Food | Parenting | Family
11 Genius Cooking Hacks I Wish I Had Known Earlier in Life
My kids and me are blessed.
One thing that is common between my wife and my mom — both are great mothers. They have one thing fundamentally in common — they are mega efficient planners. They habitually soak their food and ferment it ahead. My grand dad who lived until he was 104 swore by fermented food.
Unfortunately, I waffle my way to the pantry when I am hungry and want something soon. Like most of us, I like to whip things up when needed. I wished I had known these 11 hacks earlier in life.
1. Insanely tasty pasta sauce, hailed as world’s best, is only 3 ingredients in one pan.
Personal story: You watch recipe videos — ingredients are often prepped. In the real world, prepping before cooking and washing after cooking take time. And there are no guarantees that the food tastes good — repeatedly. The raw truth at a sublime level is not talked about often.
Once in a while, a radical recipe comes along that it is so easy and tasty — you are dumbstruck with the lighting of your luck. Pasta recipe in Marcella Hazan’s first book, The Classic Italian Cook Book, is one of them.
You’ll need one 28-ounce can of whole, peeled tomatoes; one medium peeled onion, halved; and 5 whole tablespoons of butter. And salt to taste.
Put everything together in a single pot and set it to simmer over medium heat on the stove for 45 minutes, uncovered. Give it the occasional stir. At end of 45 minutes, toss out the onion halves, and pour the sauce over your favorite pasta. You are done!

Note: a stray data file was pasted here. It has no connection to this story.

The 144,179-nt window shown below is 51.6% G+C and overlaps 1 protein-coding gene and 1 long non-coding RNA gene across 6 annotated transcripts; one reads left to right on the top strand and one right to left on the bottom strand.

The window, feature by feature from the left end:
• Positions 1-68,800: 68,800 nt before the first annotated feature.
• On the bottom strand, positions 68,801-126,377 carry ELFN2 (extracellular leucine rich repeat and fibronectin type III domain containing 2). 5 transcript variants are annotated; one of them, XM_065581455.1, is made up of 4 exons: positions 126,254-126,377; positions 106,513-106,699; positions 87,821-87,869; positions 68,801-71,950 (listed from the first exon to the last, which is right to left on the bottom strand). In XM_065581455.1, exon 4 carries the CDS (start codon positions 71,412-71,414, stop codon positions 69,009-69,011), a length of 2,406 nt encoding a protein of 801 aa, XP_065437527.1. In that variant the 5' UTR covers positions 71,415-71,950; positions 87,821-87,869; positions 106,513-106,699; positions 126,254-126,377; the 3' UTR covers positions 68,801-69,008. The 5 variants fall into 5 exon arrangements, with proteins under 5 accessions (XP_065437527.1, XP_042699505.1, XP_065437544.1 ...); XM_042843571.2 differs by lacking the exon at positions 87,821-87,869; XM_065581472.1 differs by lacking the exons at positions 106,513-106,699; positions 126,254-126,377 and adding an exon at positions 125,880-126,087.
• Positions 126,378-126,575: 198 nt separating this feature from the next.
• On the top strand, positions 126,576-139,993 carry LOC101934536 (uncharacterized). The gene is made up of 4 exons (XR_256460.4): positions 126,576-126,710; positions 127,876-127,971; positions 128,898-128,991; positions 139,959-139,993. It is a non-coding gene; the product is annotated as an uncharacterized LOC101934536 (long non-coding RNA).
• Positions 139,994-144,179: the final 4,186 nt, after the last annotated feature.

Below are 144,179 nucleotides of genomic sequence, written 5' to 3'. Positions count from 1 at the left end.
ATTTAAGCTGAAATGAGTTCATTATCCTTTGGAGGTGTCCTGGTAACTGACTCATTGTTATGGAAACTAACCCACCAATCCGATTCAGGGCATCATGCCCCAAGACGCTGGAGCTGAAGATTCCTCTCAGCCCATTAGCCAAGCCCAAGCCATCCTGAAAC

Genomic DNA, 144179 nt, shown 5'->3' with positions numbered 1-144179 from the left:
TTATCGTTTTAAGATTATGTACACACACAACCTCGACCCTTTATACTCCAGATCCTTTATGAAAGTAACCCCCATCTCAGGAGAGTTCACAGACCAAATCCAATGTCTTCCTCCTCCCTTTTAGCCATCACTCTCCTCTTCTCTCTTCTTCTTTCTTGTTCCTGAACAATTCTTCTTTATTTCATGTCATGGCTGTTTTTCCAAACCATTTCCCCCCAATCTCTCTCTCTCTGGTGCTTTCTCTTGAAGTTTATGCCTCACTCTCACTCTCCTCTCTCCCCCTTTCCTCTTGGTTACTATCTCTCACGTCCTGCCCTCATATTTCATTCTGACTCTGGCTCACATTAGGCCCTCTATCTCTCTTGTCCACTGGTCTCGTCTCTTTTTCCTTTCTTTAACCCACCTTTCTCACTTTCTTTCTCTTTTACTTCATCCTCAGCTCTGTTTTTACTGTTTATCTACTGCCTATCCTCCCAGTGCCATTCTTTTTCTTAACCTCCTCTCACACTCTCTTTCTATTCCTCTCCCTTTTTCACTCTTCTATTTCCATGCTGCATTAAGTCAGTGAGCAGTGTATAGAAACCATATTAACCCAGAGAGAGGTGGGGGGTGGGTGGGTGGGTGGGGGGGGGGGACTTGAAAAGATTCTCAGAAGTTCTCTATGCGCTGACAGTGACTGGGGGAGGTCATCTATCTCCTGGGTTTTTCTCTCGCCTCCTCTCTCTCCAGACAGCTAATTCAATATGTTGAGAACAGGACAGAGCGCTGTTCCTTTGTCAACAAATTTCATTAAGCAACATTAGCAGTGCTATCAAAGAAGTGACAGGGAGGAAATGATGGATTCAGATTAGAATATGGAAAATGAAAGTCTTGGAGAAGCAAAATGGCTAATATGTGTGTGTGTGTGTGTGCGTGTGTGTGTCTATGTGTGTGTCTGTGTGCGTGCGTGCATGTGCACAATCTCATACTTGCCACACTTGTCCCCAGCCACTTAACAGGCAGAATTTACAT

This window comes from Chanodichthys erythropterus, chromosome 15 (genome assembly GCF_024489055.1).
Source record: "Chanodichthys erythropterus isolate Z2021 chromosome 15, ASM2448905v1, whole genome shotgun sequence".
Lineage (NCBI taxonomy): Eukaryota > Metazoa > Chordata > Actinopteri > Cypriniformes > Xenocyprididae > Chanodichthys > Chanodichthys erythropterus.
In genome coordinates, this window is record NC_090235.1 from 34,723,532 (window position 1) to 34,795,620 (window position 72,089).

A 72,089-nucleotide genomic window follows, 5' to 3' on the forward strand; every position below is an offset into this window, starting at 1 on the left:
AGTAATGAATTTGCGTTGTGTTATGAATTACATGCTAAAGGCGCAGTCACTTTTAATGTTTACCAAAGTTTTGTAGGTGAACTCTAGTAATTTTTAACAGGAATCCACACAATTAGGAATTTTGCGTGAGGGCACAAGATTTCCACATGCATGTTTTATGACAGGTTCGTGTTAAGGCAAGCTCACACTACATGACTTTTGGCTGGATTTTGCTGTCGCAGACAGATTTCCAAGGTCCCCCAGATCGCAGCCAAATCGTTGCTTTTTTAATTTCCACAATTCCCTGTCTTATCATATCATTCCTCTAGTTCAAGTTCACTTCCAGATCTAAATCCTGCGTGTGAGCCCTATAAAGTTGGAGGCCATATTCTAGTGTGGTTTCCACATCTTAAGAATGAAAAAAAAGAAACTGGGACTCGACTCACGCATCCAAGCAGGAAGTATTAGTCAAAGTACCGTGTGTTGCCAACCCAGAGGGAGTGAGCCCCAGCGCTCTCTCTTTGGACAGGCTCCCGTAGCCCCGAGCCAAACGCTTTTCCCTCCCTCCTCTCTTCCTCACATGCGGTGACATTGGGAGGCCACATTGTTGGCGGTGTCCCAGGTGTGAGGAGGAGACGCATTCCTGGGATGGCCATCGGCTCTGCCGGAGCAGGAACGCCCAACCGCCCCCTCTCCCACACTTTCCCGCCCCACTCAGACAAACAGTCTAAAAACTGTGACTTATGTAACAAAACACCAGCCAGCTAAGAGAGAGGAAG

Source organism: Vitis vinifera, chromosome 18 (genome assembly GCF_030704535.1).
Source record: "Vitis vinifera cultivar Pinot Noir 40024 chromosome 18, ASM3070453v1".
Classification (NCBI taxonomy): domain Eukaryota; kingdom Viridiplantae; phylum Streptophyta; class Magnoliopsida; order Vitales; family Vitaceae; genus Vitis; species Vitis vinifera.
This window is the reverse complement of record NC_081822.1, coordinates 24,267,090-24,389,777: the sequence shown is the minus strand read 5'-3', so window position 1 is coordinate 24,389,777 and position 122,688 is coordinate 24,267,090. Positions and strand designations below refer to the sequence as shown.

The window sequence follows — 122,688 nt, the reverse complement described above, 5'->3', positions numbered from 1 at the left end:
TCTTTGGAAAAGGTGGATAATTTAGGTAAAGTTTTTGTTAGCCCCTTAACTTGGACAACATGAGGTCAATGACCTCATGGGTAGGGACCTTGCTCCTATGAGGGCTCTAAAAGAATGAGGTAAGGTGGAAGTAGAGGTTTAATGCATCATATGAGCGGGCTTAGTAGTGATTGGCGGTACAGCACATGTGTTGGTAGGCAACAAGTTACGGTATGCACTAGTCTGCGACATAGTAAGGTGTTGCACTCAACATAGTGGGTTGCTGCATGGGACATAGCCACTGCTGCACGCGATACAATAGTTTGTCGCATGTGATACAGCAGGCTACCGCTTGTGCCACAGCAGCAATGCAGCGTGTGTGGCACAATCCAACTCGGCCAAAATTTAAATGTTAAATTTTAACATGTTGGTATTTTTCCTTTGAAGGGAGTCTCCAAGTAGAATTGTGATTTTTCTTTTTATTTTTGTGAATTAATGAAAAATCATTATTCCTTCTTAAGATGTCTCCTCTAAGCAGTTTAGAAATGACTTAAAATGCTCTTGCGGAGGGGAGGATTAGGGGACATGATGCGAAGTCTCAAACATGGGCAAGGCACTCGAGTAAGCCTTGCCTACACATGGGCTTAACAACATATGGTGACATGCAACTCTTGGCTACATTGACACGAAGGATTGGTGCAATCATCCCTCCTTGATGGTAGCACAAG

Friends, this radically simple recipe works against our inner most fears.
The best part — salt to taste! To each his own, customized to perfection without frills.
2. Rice reheating with ice cubes. Works like magic.
Personal story: Good chunk of the world eats rice as staple food. I grew up in one part of that world- deep parts of south India. My grandpa was a farmer and cultivated rice aplenty on the water soaked banks of Cauvery river delta.
And rice has one problem. You can’t cook just right quantities especially with growing kids at home. Leftovers are a norm. For most of us, microwaves help us. With ice cubes — it’s the icing on the top.
Put an ice cube on top of the rice before you reheat it in the microwave. The ice won’t melt (!); instead, it will actually steam the rice, making it perfectly fluffy and delicious once again.
3. Pineapple leaf — if it comes off easy, it is ripe enough to cut. No second guesses.
Personal story: Just like her dad, my younger daughter loves pineapples. One daddy task is cutting them. There is something therapeutic about this chore — sharing the fruits of labor, immediately.
The most annoying part , through the years — timing the cut — not too early, not too late. So, the tip with the pineapple leaf is a leading insight to the fruitiness inside the fruit. Loved it, ever since.
4. Magic words (rolling and curling) that changed the way I used knives
Cutting hand: Chop with the rear part of the blade, not the tip, in a rolling motion.
Other hand: If you can’t see your finger tips, you can’t cut them. So curl your fingers.
I have two pet peeves about life education — financial literacy is not taught in school and cutting skills at home.
In our first 25 years of life, my wife and I were using scissors differently! We both used the thumb. The other finger — I used the index, she used the middle finger. One day, I happen chanced to notice the difference — we googled it up and had a laugh. My wife was right.
For knifing skills, this video is a must watch.
5. Best advice about heat: “If it’s done in the pan, it’s overdone on the plate.”